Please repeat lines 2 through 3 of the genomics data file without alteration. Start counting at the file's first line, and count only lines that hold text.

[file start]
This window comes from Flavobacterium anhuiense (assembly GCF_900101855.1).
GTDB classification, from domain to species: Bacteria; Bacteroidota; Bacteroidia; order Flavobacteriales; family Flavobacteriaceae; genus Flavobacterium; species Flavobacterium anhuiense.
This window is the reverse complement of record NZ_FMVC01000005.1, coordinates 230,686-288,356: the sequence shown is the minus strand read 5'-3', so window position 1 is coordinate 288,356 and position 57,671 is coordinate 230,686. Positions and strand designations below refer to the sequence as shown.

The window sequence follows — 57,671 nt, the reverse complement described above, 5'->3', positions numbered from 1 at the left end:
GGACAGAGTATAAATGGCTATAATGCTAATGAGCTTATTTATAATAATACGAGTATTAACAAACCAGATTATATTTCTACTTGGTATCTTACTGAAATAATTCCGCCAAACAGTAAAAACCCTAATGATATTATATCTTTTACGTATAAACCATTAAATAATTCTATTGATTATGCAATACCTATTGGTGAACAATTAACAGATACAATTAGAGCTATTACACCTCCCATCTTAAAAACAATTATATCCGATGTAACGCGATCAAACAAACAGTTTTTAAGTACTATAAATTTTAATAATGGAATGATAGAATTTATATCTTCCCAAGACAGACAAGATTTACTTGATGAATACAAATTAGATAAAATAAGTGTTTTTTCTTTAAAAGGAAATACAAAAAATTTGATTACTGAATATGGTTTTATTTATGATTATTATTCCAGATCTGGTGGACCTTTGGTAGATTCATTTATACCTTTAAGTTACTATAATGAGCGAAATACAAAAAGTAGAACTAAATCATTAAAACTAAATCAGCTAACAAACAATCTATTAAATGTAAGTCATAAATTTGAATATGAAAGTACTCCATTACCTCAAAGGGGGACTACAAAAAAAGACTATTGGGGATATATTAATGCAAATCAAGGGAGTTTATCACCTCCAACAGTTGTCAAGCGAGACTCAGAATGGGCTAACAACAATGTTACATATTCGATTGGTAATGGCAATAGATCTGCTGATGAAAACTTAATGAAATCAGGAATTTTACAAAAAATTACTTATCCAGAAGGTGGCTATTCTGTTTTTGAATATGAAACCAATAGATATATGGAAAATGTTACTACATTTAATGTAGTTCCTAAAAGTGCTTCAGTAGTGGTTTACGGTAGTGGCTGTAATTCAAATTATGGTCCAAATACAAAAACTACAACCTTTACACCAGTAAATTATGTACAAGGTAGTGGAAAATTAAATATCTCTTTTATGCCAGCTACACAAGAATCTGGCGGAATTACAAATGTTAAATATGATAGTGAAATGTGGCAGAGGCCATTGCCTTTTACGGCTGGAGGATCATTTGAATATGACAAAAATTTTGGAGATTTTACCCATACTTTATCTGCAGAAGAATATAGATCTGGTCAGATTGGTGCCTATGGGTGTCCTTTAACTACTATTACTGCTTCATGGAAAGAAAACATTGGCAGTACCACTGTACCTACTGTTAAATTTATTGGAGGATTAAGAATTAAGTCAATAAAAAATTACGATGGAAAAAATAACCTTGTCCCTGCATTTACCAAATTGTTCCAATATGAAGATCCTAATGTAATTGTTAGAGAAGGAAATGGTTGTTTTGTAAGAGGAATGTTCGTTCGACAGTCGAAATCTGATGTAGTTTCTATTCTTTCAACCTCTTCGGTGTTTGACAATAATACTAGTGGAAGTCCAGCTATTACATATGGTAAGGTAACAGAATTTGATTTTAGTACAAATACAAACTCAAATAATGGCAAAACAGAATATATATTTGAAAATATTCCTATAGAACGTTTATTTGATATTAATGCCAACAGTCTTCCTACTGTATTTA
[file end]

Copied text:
GTDB classification, from domain to species: Bacteria; Bacteroidota; Bacteroidia; order Flavobacteriales; family Flavobacteriaceae; genus Flavobacterium; species Flavobacterium anhuiense.
This window is the reverse complement of record NZ_FMVC01000005.1, coordinates 230,686-288,356: the sequence shown is the minus strand read 5'-3', so window position 1 is coordinate 288,356 and position 57,671 is coordinate 230,686. Positions and strand designations below refer to the sequence as shown.